Example: The first Robo we ever built had 38 screens in the initial financial and portfolio planning. No surprise almost no one made it to screen 38.
Solution: Here is a secret. No one wants to buy your funds. They want a better financial life. The funds get them there. They are not the outcome. Make it as simple as possible for people to achieve their goals. (I’ll do a long-form post on this).
#3 Do not spend a penny if you don’t have a marketing budget
Do not spend a penny on WealthTech if you don’t have a marketing budget. It needs to be bigger than your tech spend.
“Build and they will come” is simply not true in this area.
Example: In Singapore, the two independent start-ups Robo’s, StashAway and Endowus went from a cold start to having billions of AUM. Meanwhile, the local banks with hundreds of years of history and clients lag behind.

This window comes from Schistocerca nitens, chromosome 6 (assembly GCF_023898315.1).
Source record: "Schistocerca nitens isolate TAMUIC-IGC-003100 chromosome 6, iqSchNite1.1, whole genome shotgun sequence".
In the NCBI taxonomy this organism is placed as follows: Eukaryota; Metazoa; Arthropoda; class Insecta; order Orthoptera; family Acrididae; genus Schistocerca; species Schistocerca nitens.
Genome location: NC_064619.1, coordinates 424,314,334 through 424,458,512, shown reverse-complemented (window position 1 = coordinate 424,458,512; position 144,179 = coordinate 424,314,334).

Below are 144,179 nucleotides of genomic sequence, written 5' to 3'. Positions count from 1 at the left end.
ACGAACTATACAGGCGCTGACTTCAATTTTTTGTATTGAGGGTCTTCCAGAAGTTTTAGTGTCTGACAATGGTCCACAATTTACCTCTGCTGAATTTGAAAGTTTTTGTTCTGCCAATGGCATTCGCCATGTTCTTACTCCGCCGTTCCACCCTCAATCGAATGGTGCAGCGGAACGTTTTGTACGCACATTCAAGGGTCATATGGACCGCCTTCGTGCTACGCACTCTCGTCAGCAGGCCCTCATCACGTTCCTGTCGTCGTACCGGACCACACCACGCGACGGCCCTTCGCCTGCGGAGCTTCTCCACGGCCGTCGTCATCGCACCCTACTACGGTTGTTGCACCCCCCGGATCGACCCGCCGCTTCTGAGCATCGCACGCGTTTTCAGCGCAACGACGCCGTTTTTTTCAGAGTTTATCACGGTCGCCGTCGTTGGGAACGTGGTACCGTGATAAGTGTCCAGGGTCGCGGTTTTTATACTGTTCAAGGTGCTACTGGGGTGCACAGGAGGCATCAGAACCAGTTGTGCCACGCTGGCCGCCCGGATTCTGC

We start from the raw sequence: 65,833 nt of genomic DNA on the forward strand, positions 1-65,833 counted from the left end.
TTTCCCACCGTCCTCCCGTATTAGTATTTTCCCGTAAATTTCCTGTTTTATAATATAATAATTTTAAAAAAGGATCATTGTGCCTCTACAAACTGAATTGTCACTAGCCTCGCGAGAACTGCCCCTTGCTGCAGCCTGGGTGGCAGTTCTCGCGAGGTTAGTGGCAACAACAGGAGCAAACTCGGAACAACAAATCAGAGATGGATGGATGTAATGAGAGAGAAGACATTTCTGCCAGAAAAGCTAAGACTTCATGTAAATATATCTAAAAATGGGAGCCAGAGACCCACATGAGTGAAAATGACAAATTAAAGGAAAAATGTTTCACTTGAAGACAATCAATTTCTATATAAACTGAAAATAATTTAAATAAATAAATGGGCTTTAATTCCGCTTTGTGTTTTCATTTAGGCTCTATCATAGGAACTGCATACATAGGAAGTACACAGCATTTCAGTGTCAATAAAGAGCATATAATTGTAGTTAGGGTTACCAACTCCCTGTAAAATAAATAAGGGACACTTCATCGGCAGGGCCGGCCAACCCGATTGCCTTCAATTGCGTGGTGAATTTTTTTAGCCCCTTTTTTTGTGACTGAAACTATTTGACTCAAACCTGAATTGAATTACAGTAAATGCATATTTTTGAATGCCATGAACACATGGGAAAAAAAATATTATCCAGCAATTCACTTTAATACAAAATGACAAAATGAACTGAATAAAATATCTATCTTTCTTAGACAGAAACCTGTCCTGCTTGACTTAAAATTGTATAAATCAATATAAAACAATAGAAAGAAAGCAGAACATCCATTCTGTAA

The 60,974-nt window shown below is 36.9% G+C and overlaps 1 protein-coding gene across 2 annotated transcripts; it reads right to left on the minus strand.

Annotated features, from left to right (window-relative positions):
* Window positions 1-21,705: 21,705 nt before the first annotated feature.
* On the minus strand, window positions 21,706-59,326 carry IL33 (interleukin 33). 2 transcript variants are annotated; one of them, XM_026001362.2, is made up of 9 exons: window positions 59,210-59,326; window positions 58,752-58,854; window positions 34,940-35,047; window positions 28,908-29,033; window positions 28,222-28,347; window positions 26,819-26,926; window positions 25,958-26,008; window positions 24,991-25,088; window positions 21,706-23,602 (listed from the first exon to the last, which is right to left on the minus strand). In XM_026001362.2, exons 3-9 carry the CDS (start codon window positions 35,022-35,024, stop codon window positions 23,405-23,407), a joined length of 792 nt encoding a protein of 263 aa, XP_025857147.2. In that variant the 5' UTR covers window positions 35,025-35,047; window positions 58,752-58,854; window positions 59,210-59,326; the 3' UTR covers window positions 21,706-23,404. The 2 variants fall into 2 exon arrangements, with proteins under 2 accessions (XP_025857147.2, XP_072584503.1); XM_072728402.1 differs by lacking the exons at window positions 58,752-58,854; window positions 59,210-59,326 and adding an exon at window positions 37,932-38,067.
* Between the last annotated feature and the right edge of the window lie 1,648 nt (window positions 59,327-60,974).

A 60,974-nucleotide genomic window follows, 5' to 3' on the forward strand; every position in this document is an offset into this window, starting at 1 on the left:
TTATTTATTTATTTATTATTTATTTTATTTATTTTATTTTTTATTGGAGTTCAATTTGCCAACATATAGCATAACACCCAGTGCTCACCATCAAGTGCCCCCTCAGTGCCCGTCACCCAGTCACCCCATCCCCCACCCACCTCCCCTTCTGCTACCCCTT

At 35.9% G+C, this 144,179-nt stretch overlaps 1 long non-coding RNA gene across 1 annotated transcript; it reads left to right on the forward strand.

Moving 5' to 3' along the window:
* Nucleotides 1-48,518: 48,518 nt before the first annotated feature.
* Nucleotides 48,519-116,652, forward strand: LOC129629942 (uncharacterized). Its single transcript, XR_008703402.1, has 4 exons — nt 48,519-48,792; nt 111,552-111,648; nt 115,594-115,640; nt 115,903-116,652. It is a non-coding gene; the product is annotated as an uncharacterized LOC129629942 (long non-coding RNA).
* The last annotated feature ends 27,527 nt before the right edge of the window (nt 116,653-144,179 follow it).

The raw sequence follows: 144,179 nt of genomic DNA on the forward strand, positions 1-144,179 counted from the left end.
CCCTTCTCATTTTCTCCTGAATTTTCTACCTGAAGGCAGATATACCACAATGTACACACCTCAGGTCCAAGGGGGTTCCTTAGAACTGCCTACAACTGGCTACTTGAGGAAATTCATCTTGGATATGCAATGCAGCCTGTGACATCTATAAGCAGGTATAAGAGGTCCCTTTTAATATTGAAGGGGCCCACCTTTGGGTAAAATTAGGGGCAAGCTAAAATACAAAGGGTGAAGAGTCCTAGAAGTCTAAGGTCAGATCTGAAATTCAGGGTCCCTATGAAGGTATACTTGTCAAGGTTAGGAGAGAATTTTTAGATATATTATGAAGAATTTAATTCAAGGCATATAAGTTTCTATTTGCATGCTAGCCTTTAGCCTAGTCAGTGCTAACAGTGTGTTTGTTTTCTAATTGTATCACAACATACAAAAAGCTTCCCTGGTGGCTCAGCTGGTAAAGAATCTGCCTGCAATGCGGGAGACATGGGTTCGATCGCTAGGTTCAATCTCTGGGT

Solution: Always have marketing in the meeting at the very start of the project. We have almost never seen marketing on day one of Robo projects. It’s often built and then given to marketing. Makes no sense.
#4 POCs are pointless
Don’t do them. It’s a minimum of 3 years (more like 5!) and probably forever. If you think US$50k for a POC is a good idea, it isn’t. Go all in and you will get the right outcome.
Example: We built a POC for a bank for US$50k. It cost us US$300k and the bank who tried their best had no budget to market it – so no one used it and we didn’t get the next deal. POCs aren’t logically designed to prove a concept.
Solution: Pay the start-up double whatever they ask for their POC. You will get quadruple the effort and it may work.